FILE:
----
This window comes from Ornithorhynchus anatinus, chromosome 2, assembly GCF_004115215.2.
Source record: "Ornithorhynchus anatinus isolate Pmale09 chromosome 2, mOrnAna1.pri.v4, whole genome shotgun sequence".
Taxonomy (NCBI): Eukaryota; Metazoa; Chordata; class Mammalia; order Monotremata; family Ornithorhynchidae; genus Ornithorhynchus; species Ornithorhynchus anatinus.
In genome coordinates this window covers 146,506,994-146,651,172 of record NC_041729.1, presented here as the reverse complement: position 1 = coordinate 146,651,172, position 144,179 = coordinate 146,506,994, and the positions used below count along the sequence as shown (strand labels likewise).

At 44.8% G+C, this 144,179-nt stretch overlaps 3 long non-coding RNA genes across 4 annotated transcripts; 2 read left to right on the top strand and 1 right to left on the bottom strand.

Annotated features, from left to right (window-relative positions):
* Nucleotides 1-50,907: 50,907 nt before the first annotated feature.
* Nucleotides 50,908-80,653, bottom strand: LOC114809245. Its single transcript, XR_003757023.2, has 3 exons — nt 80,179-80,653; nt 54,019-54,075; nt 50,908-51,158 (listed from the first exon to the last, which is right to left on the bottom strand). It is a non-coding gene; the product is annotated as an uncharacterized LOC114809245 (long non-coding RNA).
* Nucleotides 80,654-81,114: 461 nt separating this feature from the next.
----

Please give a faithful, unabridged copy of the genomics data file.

This window comes from Ornithorhynchus anatinus, chromosome 2, assembly GCF_004115215.2.
Source record: "Ornithorhynchus anatinus isolate Pmale09 chromosome 2, mOrnAna1.pri.v4, whole genome shotgun sequence".
Taxonomy (NCBI): Eukaryota; Metazoa; Chordata; class Mammalia; order Monotremata; family Ornithorhynchidae; genus Ornithorhynchus; species Ornithorhynchus anatinus.
In genome coordinates this window covers 146,506,994-146,651,172 of record NC_041729.1, presented here as the reverse complement: position 1 = coordinate 146,651,172, position 144,179 = coordinate 146,506,994, and the positions used below count along the sequence as shown (strand labels likewise).

At 44.8% G+C, this 144,179-nt stretch overlaps 3 long non-coding RNA genes across 4 annotated transcripts; 2 read left to right on the top strand and 1 right to left on the bottom strand.

Annotated features, from left to right (window-relative positions):
* Nucleotides 1-50,907: 50,907 nt before the first annotated feature.
* Nucleotides 50,908-80,653, bottom strand: LOC114809245. Its single transcript, XR_003757023.2, has 3 exons — nt 80,179-80,653; nt 54,019-54,075; nt 50,908-51,158 (listed from the first exon to the last, which is right to left on the bottom strand). It is a non-coding gene; the product is annotated as an uncharacterized LOC114809245 (long non-coding RNA).
* Nucleotides 80,654-81,114: 461 nt separating this feature from the next.